Welcome to Ariadne's Forest Glossary
Glossary: B is for ... bark, biomass, and boreal
by Ariadne Unst
Glossary of B...
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- banner (n.)
- The upper petal of a pea-like flower.
- bark (n.)
- The skin or covering of branches and roots of a tree.
A relatively waterproof layer that protects the tree
from insects, fungus, etc.,
and stops it from drying out.
As the trunk grows, for many trees, the bark cracks as it expanded around the trees.
- beak (n.)
- A firm and pointed terminal appendage.
- bedrock (n.)
- Solid, unweathered rock close to the Earth's surface.
- A simple, pulpy fruit developed from a single ovary. The fruit may contain
few or many seeds, but no stones.
- B horizon (n.)
- The soil horizon below
the A horizon
the C horizon.
In this layer, clay is enriched because of being washed down from
the A horizon.
Iron and aluminum oxides are similarly enriched. (Sometimes
the precipitation of iron can cause the development of a hardpan.)
Calcium carbonate, calcium sulfate, and other salts also accumulate.
- biennial (n.)
- A plant with a two-year life cycle. Usually it grows only stems and leaves in the first year;
in the second year it flowers, seeds, and dies.
- bifurcation ratio (n.)
- Quantitative ratio between parts of systems that display branching.
In particular, a tree's trunk bifurcates into smaller branches,
which in turn bifurcate or branch. The ratio between the
branches that are derived from a larger branch or main stem is the
- biodiversity (n.)
- Biological diversity. It includes:
species diversity (that is, diverse species),
genetic diversity (the genetic variability among individuals within each species), and
ecosystem diversity (the variety of ecosystems).
- biomass (n.)
- Total mass of a species or group of organisms in a particular
The commercially sponsored California Forest Products Commission
reports (1999) forest biomass as
"all the plant material above the ground in a forest".
Years of fire suppression leaves forests with increased ground-level tinder and fire hazard.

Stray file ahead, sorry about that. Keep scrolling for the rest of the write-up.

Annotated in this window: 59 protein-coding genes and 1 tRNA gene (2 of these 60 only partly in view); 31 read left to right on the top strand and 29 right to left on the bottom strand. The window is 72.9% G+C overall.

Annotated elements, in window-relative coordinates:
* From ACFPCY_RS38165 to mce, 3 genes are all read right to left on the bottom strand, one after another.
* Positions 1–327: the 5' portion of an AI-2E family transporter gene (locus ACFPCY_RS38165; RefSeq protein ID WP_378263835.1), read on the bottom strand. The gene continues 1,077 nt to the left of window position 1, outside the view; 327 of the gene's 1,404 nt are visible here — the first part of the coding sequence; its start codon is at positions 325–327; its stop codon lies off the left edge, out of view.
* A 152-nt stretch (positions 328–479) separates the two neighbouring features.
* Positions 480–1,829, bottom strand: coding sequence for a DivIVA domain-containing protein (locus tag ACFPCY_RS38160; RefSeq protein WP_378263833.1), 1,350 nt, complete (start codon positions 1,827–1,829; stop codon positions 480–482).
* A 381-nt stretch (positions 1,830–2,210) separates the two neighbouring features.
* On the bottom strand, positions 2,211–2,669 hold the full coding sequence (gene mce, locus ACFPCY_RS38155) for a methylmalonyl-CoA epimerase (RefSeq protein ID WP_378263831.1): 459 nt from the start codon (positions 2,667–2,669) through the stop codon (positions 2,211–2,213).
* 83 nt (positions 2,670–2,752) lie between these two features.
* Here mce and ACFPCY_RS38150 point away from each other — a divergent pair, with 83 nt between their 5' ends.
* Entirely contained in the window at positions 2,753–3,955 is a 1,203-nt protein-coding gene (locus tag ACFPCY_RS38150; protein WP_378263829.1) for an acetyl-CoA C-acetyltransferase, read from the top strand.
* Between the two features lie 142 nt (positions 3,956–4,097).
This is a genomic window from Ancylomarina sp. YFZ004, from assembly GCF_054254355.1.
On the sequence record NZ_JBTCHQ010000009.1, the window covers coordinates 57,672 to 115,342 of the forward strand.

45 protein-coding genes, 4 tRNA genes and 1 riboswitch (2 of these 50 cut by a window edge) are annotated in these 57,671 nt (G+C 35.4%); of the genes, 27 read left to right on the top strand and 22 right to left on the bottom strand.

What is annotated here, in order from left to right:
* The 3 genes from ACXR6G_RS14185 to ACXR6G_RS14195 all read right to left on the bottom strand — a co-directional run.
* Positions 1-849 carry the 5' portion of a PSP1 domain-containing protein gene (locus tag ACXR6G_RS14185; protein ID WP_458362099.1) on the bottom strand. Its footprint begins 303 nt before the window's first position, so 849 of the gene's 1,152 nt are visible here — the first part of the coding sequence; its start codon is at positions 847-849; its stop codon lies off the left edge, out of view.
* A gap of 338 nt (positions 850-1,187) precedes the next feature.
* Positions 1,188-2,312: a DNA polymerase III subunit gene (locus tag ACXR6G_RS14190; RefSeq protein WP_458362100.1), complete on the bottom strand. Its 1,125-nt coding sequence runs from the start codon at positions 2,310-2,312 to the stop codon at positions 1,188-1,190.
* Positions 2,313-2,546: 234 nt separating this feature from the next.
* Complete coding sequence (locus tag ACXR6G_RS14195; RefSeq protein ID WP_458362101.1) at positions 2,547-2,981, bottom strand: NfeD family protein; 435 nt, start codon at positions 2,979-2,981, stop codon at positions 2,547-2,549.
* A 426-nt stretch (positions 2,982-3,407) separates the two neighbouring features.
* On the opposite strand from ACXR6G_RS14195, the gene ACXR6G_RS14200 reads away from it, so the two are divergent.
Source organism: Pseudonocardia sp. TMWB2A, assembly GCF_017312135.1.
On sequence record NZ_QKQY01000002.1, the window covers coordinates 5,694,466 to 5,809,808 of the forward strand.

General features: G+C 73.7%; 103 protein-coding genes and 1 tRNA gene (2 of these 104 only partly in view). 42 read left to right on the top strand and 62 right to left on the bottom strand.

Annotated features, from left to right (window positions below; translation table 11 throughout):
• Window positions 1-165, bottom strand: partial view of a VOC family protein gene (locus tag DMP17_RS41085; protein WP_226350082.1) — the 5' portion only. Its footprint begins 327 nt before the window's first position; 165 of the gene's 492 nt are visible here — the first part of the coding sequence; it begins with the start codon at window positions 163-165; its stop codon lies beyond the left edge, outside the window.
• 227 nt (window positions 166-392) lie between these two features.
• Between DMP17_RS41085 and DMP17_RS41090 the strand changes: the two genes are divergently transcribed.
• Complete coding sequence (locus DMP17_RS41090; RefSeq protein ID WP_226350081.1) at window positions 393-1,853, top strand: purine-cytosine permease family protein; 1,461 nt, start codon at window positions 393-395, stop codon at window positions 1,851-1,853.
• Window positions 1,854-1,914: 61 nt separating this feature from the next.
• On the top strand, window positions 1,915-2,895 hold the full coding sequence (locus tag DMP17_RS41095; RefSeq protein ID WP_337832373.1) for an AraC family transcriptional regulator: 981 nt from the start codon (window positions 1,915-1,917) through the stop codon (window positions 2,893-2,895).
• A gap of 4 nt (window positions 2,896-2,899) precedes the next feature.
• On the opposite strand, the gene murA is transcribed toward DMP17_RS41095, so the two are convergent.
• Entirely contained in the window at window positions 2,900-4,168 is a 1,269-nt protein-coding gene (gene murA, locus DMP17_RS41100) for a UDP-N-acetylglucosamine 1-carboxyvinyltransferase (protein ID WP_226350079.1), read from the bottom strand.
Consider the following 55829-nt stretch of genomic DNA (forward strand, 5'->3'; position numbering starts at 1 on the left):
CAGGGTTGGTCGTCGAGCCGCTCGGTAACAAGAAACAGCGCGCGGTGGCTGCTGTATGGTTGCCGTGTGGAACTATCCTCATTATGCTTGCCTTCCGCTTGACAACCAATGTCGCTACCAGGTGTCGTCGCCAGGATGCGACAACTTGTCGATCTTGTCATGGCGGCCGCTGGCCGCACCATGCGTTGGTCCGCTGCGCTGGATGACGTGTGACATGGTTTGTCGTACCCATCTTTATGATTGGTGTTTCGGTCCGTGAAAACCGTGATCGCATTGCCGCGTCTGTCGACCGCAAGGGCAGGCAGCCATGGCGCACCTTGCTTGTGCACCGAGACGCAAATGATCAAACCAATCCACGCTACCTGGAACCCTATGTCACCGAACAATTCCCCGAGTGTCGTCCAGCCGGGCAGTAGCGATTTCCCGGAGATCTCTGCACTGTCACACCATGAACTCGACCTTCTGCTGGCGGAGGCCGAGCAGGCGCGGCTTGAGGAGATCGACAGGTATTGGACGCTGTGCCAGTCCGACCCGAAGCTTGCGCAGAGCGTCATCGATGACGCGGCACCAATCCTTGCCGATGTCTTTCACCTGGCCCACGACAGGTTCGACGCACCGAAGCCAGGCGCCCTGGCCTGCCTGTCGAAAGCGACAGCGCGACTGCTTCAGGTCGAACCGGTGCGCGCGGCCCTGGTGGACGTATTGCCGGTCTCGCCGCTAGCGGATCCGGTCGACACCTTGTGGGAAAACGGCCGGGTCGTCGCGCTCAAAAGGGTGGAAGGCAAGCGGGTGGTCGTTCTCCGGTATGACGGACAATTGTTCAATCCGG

Harvesting some of the trees:
- Removes nutrients from the forest, thereby weakening and stressing the remaining trees.
CFPC claimes that
"An area can be harvested for biomass every 15 to 20 years."
- Does not reduce likelihood of ground fire unless the ground-level plants are removed.
CFPC recognises the problem of loss of nutrients by reporting:
"Often the tree limbs are left on the ground to decompose and return nutrients to the soil and protect it from erosion."
This allows a portion of the nutrients to return to the soil, although of course for a while the artificial addition of
these branches to the floor increases the fuel for a ground-level fire.
- Does not reduce likelihood of a ground fire laddering up the trees into a crown fire,
unless significant reduction is made in branches and shrubs that help the fire climb to the crown.
- If mills burn wood to generate electricity, they are removing nutrients from the forest
and they are adding greenhouse gasses to the atmosphere.
- biome (n.)
- A geographic region distinguished by temperature and precipitation and the resulting vegetation.
It contains a varying number of
- biosphere (n.)
- The portion of the Earth that supports life.
- biotic factor (n.)
- A living organism as well as the products of living organism
(such as fallen leaves, feces, shells, and skeletons of dead creatures).
- biotic potential (n.)
- The powers of a population to increase.
- bisexual (adj.)
- Has stamens and pistils.
- blade (n.)
- The expanded leaf or petal;
the leaf excluding the stalk.
- boreal (adj.)
- Northern. Opposite of
- boreal forest (adj.)
- Forest of High to mid latitudes; dominated by coniferous forest.
Predominant tree species are spruce, fir, pine, and cedars.
- bract (n.)
- A modified leaf or a reduced leaf, which appears over or under or in association with a flower cluster;
the scale-like leaves of an
- breed (n.)
- A race or strain cultivated by humans.
- brown earth (also, brown forest
- Below a litter layer and a humus layer, this first layer of true soil is
dark and humus-rich. Such earth is usually acidic, never alkaline, and often
develops over clays. It grades into slightly lighter colored subsoils.
- bryophyte (n.)
- A subdivision
Includes mosses and liverworts.
- bud (n.)
- An undeveloped stem, branch, or shoot of a plant. It holds undeveloped,
preliminary leaves or flowers.
- bulb (n.)
- An underground food store of a plant; derived from a shoot
enclosed in thick, overlapping, leafy scales.
- bundle scar (n.)
- The scar that is left on a twig after a leaf falls.
- burl (n.)
- A woody swelling where the stem joins the roots.
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